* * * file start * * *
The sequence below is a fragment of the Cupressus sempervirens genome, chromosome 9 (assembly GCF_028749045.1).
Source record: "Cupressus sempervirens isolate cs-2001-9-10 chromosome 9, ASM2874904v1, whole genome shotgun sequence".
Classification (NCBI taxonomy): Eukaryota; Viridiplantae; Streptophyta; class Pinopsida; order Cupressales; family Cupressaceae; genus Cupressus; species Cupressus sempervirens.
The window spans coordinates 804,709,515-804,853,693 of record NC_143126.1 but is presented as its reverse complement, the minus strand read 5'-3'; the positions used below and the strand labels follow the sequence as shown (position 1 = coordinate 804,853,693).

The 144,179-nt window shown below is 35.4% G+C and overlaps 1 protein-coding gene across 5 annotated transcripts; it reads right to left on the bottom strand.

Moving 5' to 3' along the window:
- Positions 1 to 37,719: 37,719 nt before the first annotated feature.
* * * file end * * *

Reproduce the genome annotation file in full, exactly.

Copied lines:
The sequence below is a fragment of the Cupressus sempervirens genome, chromosome 9 (assembly GCF_028749045.1).
Source record: "Cupressus sempervirens isolate cs-2001-9-10 chromosome 9, ASM2874904v1, whole genome shotgun sequence".
Classification (NCBI taxonomy): Eukaryota; Viridiplantae; Streptophyta; class Pinopsida; order Cupressales; family Cupressaceae; genus Cupressus; species Cupressus sempervirens.
The window spans coordinates 804,709,515-804,853,693 of record NC_143126.1 but is presented as its reverse complement, the minus strand read 5'-3'; the positions used below and the strand labels follow the sequence as shown (position 1 = coordinate 804,853,693).

The 144,179-nt window shown below is 35.4% G+C and overlaps 1 protein-coding gene across 5 annotated transcripts; it reads right to left on the bottom strand.

Moving 5' to 3' along the window:
- Positions 1 to 37,719: 37,719 nt before the first annotated feature.